• The Department of Veterans Affairs is measuring its IT modernization progress by the numbers. Over the last two years, VA has reduced its technical debt for common core technologies and end user devices by 10%. Neil Evans, VA’s acting chief information officer, told House lawmakers how the agency is cutting into this $1 billion hole. “VA’s infrastructure readiness program established in fiscal year 2019 guides the ongoing refresh and replacement of IT infrastructure that sustains all of VA’s IT operations.” Evans said VA is better at supporting its mission readiness and improving its security posture through this program. (Federal News Network)
  • The Air Force said it will launch a redesign of its official website in October. As it upgrades, the site will not release new content until Oct. 6. The service said it is adding full-frame photo galleries, updated slide shows, augmented reality and live broadcast capabilities to its page. The Air Force has been making an effort to update much of its public facing presence in order to recruit younger talent.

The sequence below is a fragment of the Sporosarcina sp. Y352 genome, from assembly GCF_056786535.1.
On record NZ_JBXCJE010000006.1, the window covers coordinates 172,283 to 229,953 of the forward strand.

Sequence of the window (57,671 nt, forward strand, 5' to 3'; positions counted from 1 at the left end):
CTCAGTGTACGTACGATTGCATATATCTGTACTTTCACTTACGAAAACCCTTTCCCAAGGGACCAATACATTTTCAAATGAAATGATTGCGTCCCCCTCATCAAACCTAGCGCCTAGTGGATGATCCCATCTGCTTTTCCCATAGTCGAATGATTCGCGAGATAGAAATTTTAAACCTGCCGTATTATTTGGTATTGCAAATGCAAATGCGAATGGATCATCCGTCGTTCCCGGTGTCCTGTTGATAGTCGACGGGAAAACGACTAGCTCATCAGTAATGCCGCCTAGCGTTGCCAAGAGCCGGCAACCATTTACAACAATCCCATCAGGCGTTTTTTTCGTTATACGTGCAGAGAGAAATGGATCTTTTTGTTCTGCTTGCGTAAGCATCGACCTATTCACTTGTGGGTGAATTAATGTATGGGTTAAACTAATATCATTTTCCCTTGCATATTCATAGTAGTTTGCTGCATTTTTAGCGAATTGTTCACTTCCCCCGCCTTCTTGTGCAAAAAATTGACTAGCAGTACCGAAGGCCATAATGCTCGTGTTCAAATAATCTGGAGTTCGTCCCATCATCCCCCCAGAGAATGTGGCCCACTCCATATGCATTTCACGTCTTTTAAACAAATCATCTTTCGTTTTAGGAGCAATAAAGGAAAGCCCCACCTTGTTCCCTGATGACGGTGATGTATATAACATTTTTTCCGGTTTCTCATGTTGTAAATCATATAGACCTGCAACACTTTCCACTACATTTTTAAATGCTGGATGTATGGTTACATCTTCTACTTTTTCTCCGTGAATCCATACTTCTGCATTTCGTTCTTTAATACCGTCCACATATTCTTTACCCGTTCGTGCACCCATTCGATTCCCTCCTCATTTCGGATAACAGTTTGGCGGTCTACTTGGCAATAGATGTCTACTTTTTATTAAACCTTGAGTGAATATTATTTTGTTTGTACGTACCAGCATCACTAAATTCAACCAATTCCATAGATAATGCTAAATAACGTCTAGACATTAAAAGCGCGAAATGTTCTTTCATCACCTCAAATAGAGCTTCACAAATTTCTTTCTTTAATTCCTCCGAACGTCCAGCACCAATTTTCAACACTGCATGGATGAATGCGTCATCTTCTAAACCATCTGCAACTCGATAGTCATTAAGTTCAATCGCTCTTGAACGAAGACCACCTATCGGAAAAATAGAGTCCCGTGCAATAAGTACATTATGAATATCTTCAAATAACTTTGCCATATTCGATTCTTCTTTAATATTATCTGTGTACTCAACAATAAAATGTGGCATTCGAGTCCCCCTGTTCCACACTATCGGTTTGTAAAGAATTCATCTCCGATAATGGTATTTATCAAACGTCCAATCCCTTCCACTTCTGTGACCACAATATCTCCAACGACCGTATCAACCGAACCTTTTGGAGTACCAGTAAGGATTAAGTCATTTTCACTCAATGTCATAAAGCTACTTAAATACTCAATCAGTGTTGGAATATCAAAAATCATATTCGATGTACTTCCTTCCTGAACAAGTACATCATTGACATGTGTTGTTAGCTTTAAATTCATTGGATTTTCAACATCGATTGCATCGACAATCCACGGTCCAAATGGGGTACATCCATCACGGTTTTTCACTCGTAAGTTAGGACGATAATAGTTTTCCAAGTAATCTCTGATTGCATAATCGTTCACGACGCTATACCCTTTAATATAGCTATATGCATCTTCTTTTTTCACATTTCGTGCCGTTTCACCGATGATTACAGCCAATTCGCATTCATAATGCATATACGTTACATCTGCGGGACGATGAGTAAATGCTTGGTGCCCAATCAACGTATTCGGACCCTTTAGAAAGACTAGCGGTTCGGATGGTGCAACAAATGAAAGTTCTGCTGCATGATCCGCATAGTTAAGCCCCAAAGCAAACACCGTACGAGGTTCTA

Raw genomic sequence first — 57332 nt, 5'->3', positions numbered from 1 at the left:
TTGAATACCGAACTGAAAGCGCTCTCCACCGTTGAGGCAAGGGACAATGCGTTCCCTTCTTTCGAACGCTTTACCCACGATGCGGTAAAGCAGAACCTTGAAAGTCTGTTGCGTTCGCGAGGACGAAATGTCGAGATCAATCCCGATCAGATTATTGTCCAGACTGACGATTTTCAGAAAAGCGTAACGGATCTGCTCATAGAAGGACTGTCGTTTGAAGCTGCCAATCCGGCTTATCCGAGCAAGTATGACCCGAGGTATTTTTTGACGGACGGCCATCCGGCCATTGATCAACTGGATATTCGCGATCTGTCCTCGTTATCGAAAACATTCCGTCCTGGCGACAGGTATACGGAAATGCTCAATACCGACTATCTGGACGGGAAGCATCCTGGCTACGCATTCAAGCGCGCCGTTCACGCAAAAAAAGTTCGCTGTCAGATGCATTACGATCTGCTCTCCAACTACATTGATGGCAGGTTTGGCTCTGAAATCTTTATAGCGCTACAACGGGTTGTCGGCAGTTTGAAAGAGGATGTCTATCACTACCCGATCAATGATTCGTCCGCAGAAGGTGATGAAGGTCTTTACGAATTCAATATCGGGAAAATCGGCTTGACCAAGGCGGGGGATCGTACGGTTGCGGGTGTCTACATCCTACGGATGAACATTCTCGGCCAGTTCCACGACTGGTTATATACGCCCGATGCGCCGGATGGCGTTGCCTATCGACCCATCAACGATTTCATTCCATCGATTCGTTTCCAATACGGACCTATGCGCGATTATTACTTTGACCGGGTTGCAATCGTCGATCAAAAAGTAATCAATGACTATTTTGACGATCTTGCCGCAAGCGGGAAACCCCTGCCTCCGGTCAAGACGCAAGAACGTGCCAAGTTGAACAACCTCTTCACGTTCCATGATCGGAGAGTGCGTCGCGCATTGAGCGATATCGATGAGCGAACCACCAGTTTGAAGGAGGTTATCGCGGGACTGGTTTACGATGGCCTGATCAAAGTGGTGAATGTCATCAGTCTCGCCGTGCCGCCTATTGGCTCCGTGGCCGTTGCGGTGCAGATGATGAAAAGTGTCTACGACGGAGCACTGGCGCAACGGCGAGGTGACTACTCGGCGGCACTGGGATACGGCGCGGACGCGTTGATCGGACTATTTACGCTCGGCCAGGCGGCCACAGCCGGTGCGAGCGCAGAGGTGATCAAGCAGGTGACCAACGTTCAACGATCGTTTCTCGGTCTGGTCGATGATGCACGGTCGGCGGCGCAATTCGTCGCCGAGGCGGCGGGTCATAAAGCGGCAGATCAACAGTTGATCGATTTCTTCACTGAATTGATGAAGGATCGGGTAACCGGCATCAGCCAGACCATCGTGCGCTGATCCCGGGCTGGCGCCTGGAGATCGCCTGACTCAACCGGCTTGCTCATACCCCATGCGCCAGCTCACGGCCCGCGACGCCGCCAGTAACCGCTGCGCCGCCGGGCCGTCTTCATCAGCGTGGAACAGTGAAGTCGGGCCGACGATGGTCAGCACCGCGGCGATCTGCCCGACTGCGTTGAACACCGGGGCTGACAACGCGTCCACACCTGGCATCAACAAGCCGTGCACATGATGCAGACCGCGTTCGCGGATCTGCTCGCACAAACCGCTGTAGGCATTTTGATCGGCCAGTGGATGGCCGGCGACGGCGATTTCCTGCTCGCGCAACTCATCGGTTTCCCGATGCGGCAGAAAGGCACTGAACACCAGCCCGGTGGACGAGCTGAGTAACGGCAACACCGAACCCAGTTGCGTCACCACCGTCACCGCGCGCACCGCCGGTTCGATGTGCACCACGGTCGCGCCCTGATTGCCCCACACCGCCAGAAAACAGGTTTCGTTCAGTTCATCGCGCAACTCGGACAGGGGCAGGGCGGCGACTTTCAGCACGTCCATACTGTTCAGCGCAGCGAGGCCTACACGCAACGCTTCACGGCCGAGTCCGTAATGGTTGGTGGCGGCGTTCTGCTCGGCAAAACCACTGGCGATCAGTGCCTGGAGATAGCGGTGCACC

• After a concerning report on military suicides, the National Guard is thinking about what it can change. The Army National Guard saw a 35% increase in suicides last year compared to the year before. Leaders of the military component say they are taking new steps to intervene against suicidal actions and prevent them before they happen. One pilot program targets soldiers who have had childhood trauma. Those soldiers are more likely to experience suicidal ideations. The Guard says the program reaches out to those troops on a regular basis to check in on their mental state. The Guard is also collecting data from some of its programs in hopes of finding patterns in those who experience suicidal ideation.